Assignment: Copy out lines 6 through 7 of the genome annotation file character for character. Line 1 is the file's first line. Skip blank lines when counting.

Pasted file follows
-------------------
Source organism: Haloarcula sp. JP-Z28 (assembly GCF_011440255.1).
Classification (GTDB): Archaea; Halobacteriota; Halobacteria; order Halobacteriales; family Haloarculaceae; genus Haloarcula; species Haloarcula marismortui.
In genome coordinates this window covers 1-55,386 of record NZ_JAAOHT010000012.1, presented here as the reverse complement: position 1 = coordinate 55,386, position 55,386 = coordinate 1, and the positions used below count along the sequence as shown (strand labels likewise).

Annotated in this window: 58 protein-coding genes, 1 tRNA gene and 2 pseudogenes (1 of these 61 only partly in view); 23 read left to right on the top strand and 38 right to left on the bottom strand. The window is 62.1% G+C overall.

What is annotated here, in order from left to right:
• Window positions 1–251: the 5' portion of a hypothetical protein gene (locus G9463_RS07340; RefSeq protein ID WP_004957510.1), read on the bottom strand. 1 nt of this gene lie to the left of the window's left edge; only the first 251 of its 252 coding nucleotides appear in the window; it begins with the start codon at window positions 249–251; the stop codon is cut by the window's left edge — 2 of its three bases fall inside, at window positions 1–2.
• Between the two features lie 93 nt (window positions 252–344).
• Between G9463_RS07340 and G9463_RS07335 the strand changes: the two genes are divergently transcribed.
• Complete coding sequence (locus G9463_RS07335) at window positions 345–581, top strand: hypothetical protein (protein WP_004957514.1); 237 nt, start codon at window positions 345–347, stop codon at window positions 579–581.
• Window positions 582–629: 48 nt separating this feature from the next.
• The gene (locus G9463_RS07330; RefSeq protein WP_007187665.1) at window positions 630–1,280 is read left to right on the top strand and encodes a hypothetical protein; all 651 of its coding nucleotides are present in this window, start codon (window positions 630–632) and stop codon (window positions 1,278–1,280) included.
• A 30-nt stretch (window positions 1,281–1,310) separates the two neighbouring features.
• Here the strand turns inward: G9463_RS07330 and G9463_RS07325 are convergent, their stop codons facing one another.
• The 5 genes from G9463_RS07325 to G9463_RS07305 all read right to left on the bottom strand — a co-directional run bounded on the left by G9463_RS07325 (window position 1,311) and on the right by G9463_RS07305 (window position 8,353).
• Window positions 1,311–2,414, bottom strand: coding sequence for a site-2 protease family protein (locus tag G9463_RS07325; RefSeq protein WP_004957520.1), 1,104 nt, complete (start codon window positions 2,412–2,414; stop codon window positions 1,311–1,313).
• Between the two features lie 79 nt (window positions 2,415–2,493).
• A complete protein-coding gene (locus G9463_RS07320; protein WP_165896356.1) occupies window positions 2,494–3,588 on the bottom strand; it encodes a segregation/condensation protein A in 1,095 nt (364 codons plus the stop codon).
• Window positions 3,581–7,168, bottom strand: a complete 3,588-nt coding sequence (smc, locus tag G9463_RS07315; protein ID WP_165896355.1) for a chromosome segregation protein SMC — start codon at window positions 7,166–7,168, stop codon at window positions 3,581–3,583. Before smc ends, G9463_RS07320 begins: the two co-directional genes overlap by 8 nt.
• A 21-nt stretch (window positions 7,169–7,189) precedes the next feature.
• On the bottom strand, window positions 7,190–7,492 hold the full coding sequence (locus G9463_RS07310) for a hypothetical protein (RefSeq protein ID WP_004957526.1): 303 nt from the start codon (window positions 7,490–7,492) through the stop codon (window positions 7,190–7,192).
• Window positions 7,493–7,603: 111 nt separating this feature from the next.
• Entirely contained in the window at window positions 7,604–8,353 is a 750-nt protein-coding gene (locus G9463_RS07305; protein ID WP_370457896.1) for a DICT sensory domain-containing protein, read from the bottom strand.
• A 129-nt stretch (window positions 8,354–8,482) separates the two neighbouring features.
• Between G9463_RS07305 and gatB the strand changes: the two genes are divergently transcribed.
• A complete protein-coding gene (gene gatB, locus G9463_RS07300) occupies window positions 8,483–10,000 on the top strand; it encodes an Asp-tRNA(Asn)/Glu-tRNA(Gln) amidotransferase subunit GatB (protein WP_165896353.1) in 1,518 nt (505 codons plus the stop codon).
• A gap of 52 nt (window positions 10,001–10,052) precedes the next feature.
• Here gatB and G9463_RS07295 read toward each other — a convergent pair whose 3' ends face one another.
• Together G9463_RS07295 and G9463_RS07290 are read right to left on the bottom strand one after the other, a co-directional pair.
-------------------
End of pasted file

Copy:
• Window positions 1–251: the 5' portion of a hypothetical protein gene (locus G9463_RS07340; RefSeq protein ID WP_004957510.1), read on the bottom strand. 1 nt of this gene lie to the left of the window's left edge; only the first 251 of its 252 coding nucleotides appear in the window; it begins with the start codon at window positions 249–251; the stop codon is cut by the window's left edge — 2 of its three bases fall inside, at window positions 1–2.
• Between the two features lie 93 nt (window positions 252–344).